Immersive learning uses all or some of these techniques in conjunction with simulation and education. Students are either able to complete a task within these worlds or learn new concepts by experiencing a new environment. This learning style allows students to experience situations and scenarios that may not be possible in a traditional classroom setting. Students can also interact with and learn from each other in the virtual environment.
Immersive learning is particularly useful in STEM classes. Fisk University, an HBCU in Nashville, Tenn., partnered with HTC VIVE and T-Mobile to create a virtual cadaver lab, which allows pre-med students to examine the intricate details of the human body with only a headset and a high-speed cellular connection. Within the virtual environment, students can operate on and explore the human body with more precision than even real cadavers could allow for.
The university had previously been unable to purchase real cadavers due to cost constraints, but the immersive experience delivers a comparable lesson without the maintenance.
What Technology Is Needed for Immersive Learning?
Two main technology components are required for immersive learning: a device and a strong connection.
For VR, head-mounted displays like the Oculus Quest 2 or the HTC VIVE Pro Eye help bring virtual environments to life. Eye tracking technology and immersive sound are key to putting students directly into the virtual simulations. These devices also use “six degrees of freedom” (6DoF) controllers that allow students to interact with the items within the simulations.
In the early days of augmented reality, users held mobile devices, using their cameras to place virtual images within the world in front of them. But augmented reality technology has evolved in recent years: New tech has emerged, like the Lenovo ThinkReality A3 smart glasses, eliminating the need for handheld devices. Instead of looking through a screen, users look through the lenses, where virtual images are overlayed on top of the world directly in front of them.
Beyond the physical devices that bring these realities to life, a strong connection is vital to enter and remain in these worlds. Extended reality technology is bandwidth-intensive, and any drop in connectivity will cause a lag that will take the student out of the immersive learning experience — and possibly end it altogether.
Universities that have adopted immersive learning programs often have labs dedicated to this learning style, which are properly equipped to support the demand. At Fisk, the 5G environment provides the low latency, high capacity and speed that the bandwidth-intensive VR application requires.
An infrastructure that combines 5G connectivity with edge computing can efficiently process the large amounts of data that immersive technology requires. By splitting rendering and processing workloads between the devices and the cloud, universities can achieve efficiencies that can support the high bandwidth demands of immersive technology.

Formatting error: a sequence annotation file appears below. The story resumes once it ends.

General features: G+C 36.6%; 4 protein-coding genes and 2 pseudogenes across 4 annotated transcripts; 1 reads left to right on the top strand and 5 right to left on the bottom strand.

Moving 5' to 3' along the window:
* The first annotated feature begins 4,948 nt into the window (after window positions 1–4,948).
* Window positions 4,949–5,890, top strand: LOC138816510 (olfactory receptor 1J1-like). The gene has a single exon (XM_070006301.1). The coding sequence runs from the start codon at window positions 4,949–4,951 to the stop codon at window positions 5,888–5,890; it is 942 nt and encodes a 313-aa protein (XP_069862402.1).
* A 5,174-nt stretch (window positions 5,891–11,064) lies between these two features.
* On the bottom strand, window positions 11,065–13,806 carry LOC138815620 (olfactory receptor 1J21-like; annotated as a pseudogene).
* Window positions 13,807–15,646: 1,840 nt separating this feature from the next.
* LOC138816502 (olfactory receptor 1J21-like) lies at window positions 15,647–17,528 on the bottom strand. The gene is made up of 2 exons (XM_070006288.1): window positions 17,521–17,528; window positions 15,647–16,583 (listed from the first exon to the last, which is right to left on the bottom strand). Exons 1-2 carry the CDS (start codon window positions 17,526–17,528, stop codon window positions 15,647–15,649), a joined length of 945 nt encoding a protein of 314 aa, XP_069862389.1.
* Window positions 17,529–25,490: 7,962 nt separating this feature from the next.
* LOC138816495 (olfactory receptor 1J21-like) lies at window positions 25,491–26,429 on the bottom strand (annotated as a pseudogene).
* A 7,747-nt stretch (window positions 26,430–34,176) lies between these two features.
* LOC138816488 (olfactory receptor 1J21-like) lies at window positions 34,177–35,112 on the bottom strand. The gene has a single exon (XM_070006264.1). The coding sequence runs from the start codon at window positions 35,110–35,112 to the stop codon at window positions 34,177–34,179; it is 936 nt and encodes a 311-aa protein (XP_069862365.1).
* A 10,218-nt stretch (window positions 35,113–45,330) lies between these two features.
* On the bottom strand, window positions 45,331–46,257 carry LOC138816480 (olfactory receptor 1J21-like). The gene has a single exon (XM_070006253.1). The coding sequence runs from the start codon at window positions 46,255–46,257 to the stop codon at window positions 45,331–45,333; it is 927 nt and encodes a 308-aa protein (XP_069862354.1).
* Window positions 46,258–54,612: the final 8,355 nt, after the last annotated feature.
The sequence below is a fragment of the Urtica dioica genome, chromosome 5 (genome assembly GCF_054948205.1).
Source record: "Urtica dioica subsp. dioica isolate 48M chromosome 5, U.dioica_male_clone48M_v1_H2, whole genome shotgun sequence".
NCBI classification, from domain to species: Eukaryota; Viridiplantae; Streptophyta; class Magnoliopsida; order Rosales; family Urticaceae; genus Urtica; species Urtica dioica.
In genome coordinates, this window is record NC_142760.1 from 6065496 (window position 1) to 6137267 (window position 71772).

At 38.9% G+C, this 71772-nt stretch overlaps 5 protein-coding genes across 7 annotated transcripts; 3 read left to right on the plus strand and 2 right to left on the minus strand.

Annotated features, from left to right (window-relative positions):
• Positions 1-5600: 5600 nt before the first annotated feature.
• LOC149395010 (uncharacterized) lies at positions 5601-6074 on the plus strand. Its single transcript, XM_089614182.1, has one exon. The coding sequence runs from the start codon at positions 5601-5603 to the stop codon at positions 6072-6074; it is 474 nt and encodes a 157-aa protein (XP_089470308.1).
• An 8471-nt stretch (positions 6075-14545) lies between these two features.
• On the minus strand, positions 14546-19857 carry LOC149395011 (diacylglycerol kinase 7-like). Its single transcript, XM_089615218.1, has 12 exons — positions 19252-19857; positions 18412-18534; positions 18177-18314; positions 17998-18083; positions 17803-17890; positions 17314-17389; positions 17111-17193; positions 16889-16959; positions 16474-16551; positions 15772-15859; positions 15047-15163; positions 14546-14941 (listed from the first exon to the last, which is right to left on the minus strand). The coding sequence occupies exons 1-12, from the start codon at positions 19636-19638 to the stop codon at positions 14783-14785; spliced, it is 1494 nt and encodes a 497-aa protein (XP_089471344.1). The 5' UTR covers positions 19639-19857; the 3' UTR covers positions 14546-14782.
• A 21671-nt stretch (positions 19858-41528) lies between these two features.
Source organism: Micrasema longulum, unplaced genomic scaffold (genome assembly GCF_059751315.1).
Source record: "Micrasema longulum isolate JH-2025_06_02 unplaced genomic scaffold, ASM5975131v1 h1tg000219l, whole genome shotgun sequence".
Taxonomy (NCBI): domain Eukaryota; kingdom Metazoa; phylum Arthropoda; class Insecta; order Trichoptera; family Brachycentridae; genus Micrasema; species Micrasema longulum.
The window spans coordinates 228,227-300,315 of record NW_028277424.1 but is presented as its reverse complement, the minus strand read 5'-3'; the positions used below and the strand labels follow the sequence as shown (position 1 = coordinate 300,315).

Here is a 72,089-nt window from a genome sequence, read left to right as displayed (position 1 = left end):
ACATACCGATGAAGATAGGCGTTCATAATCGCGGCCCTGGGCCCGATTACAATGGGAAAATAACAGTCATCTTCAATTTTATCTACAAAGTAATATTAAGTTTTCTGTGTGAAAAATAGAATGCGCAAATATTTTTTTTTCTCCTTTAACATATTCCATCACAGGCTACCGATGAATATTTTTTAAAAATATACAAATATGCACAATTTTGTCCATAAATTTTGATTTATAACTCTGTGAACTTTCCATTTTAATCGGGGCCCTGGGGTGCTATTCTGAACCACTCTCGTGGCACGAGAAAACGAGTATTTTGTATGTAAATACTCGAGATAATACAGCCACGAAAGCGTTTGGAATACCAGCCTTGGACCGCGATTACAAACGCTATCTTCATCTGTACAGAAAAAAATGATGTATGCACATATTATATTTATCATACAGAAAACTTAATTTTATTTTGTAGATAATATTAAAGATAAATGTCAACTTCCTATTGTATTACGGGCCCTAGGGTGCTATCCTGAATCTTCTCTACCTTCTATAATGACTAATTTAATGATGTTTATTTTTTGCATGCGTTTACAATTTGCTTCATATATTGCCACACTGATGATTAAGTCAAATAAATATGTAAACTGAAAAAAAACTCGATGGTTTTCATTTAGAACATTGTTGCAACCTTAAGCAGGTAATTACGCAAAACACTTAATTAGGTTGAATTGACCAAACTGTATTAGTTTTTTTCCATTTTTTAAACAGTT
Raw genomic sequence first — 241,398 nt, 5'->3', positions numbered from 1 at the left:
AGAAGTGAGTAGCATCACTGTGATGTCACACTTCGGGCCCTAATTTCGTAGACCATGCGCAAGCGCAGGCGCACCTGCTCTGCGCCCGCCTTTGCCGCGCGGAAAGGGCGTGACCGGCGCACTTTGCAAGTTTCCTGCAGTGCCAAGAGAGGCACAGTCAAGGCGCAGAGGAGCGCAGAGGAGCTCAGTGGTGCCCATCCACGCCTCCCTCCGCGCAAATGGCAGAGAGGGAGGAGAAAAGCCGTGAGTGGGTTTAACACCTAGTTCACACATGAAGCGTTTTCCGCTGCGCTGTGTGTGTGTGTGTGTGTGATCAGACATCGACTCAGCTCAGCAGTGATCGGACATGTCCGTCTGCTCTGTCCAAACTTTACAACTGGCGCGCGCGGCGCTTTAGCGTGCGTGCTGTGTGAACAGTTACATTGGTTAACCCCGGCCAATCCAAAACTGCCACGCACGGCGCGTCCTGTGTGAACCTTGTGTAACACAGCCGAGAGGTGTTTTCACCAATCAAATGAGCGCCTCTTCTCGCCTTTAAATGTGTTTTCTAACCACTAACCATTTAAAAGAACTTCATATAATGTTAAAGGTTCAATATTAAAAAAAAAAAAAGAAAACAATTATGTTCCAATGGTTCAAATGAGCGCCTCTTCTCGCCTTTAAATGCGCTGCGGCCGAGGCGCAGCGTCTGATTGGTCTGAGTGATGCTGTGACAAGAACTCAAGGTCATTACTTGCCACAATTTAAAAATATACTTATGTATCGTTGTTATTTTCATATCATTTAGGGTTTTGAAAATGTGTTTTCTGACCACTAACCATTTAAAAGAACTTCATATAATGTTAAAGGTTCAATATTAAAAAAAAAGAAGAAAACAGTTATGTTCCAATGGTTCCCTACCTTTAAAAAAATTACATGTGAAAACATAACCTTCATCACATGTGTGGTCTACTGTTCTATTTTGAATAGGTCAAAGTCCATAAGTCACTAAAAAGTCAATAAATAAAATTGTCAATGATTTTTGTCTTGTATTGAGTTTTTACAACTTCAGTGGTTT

How Immersive Learning Can Be Used in Hybrid Education
Equipment and connectivity constraints are the two biggest barriers to taking immersive learning to remote environments. Headsets can be expensive, so loaning them to students or having them purchase their own is not always feasible. And a student’s home or dorm connectivity may not be strong enough to support the demands of a virtual learning environment.
But it can be done. At Colorado State University, the Clapp Lab for biomedical sciences uses virtual and augmented reality to help students study neurology and anatomy. In March 2020, when in-person classes stopped, the lab purchased and shipped laptops and VR headsets to each student in the program to continue their learning from home.
If distributing headsets to students is not feasible or bandwidth requirements cannot be met from their remote locations, a hybrid model can be a good option for these immersive classes. Students can be expected to come to class in person to use the devices and complete other lessons and coursework remotely if necessary.
Other universities are employing simulations that don’t require the use of equipment. Instead, 360-degree video and hyperrealistic web-based simulations can be an adequate substitute. At Embry-Riddle Aeronautical University, students at the school’s Extended Reality Lab are designing VR tools to simulate airplane maintenance. Online, the university continues to enhance its virtual labs. The Virtual Aerial Robotics Lab and Virtual Crash Lab allow students to simulate flights and crashes through an immersive online platform.
At Case Western Reserve University, students use Microsoft HoloLens devices with a proprietary medical education program designed by the university to interact with 3D anatomical models. If students do not have access to the VR headsets, they can use the software on a computer for a similar experience.
As immersive learning techniques continue to gain traction, colleges and universities will have to think critically about how to bring them to students in a way that will help them get the most out of the technology. Providing the right devices and sufficient bandwidth and successfully integrating them into remote or hybrid learning environments can all help universities move forward with these emerging technologies.